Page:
“I think, though, on balance, that what it does, the whole issue of scandals, and not only where Virgil has been involved, is it takes away from the whole ‘he’s one of us, he’s a good old guy,’ and puts him in the same boat as all those politicians up in Washington,” Weed said. “And so then when you start asking people, ‘What has he accomplished?’ – that becomes a more meaningful question. Because before, he was one of us, he’s friendly, he goes to everybody’s funeral, he’s our guy, but now they’re not so willing to make that connection.”
Another race in which scandals are sure to take center stage is the U.S. Senate contest expected to pit incumbent Republican Sen. George Allen and Democrat Harris Miller. Allen was in the headlines last month for initially refusing to return contributions from Abramoff and Abramoff clients, then reversing course and donating the monies that he received from the lobbyist to charity.
“We’ll be highlighting the corruption issue as part of a larger pattern of issues related to how Washington is broken,” Miller campaign spokesman Brian Cook told the AFP.
Even with the attention coming from the Miller side, though, the scandal would be expected to make only a minor impact on Allen’s campaign, Rozell told the AFP.
“Even if he had a really strong challenger, his support in the elections would be affected marginally, at best, by this issue,” Rozell said. “For the most part, it might put him on the defensive against a challenger, and take him a little bit off message. But I don’t think that there are a lot of voters who are looking at this as the primary criteria for deciding whether to re-elect George Allen.”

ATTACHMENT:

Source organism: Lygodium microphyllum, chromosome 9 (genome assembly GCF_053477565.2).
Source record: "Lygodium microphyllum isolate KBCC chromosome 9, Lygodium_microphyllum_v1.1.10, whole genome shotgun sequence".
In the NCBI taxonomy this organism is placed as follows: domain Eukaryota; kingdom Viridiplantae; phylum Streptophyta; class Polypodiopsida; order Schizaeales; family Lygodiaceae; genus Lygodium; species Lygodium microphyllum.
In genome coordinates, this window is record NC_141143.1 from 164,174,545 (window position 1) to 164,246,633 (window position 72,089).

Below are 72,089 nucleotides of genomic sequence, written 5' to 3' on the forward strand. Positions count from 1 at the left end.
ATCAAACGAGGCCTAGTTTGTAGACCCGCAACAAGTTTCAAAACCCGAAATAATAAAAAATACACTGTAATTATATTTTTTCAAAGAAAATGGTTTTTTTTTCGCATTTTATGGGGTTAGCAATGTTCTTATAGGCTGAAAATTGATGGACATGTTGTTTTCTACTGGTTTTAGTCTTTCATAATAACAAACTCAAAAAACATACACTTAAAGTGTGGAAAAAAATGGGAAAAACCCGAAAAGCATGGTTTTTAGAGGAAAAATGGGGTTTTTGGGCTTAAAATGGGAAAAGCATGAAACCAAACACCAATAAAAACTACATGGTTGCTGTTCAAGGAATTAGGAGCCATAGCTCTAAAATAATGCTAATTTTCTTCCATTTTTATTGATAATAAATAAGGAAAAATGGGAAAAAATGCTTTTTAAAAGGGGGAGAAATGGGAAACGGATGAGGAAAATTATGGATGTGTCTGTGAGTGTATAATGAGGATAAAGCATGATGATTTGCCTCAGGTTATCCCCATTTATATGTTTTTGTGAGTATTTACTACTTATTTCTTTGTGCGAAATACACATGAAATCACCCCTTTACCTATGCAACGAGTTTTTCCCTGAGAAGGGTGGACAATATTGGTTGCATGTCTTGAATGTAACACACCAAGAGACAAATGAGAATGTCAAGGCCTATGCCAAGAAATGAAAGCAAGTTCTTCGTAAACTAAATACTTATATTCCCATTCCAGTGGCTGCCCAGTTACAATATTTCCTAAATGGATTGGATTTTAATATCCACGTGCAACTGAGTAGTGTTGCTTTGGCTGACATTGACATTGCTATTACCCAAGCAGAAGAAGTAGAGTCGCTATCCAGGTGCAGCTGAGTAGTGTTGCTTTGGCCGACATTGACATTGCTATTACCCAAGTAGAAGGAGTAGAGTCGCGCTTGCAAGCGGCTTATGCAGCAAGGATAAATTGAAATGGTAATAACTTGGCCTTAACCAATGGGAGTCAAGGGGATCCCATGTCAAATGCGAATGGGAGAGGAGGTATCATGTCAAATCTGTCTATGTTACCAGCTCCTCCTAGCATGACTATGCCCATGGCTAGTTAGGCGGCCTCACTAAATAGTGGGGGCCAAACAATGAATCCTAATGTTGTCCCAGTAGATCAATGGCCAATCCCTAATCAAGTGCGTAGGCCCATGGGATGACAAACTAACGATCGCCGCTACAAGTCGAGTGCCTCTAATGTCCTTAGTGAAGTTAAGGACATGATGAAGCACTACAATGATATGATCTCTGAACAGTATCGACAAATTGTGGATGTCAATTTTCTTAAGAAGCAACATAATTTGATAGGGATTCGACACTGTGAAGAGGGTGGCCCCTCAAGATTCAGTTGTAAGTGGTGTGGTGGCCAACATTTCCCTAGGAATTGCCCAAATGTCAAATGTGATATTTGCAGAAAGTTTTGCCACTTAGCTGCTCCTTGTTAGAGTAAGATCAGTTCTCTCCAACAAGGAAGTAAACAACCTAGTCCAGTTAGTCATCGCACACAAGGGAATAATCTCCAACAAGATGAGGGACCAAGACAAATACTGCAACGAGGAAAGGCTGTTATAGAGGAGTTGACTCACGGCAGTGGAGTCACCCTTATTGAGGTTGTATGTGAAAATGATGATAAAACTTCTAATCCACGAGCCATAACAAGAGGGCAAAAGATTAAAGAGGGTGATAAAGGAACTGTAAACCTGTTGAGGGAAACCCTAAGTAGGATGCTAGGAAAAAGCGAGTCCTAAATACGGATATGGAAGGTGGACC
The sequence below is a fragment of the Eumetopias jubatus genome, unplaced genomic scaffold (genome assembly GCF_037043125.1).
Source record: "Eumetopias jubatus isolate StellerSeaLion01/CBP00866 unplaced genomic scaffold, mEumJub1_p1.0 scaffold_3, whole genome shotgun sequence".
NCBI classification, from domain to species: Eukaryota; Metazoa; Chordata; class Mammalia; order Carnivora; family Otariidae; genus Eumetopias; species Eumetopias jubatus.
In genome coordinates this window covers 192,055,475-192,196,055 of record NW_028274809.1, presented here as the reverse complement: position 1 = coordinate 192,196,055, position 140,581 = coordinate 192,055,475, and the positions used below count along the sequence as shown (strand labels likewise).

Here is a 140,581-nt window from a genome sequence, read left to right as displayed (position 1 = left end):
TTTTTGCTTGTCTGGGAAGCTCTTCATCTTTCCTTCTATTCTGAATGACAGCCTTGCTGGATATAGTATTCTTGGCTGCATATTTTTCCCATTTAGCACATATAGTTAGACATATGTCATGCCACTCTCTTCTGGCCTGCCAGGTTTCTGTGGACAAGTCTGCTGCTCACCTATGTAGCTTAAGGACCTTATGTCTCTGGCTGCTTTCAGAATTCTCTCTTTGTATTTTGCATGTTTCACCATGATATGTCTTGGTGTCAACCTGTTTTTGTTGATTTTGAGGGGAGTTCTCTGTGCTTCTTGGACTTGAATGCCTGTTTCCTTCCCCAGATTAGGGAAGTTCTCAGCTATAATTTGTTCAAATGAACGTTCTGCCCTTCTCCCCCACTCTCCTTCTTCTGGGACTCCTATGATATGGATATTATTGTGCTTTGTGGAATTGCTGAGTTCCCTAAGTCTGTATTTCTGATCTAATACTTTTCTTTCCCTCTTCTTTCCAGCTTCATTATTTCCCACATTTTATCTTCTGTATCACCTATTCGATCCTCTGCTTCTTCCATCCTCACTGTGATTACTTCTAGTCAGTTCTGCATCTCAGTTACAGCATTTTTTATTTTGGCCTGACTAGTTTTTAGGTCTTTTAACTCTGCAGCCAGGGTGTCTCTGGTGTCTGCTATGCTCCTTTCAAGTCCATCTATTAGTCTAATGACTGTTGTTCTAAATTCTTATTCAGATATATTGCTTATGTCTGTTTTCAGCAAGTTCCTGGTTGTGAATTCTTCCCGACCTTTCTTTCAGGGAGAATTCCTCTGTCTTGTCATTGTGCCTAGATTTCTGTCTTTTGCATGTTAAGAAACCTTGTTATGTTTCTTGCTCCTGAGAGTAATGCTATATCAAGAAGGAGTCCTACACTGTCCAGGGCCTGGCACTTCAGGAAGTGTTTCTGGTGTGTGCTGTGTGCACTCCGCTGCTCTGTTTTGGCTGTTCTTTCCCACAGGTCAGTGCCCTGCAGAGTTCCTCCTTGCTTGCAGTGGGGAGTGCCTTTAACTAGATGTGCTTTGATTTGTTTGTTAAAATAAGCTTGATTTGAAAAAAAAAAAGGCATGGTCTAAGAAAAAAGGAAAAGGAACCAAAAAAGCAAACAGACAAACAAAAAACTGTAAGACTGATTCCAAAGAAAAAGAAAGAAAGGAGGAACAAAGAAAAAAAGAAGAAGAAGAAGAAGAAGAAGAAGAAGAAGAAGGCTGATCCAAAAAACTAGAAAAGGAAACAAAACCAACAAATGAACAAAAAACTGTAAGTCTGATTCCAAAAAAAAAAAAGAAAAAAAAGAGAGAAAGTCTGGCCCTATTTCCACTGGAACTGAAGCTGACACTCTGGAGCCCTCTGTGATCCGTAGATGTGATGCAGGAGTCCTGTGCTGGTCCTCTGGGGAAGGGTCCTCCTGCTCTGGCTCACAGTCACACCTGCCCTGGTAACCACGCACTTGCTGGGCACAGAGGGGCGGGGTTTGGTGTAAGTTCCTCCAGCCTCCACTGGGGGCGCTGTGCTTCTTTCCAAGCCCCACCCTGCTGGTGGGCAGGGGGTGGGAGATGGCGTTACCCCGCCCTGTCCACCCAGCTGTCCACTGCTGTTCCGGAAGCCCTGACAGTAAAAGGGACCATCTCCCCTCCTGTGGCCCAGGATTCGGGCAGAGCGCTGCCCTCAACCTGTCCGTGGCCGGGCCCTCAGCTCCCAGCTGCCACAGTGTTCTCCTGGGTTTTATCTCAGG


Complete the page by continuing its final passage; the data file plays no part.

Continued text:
Whether or not voters nationwide will look at the Abramoff and Cunningham scandals when considering their voting choices is anybody’s guess right now.
“The numbers are very bad for the Republicans nationally – by a margin of three to two, voters say that they want Democrats running Congress, not Republicans. And those numbers are the kind of numbers that Democrats had in 1994 when Republicans picked up 50 seats,” University of Mary Washington political-science professor Stephen Farnsworth said.
“So there may be some effect nationally. This scandal actually has the potential to be a very big deal. You have every 20 years or 30 years or so a wave of corruption prosecutions. This could be as big as Abscam. But it’s hard to tell how big this is until things play out a little bit more,” Farnsworth told the AFP.
“Scandals can take on a life of their own, and it can be hard to predict where the momentum might go,” Kidd said. “For example, if Democrats are successful in nationalizing the 2006 midterm elections, as they are clearly going to try to do, and if they are successful in their attempts to tie the Abramoff and Cunningham scandals to issues with mismanagement with regard to Katrina and the war in Iraq, there could be some Republicans who could be dragged down enough to lose their seats.”
“I think it will at least hurt the Republicans’ margins in the elections this year,” Rozell said. “Maybe they’re a little bit protected by the reality that the elections are not for another 10 months or so, and therefore they have a chance to shift the discussion to other issues between now and then. But there is a lot of talk about whether there will be a party-leadership change in November.
“I think if all the talk is about scandal and influence peddling by lobbyists, and the economy takes a downturn between now and Election Day, then we could be talking about really serious losses for the GOP this year,” Rozell said.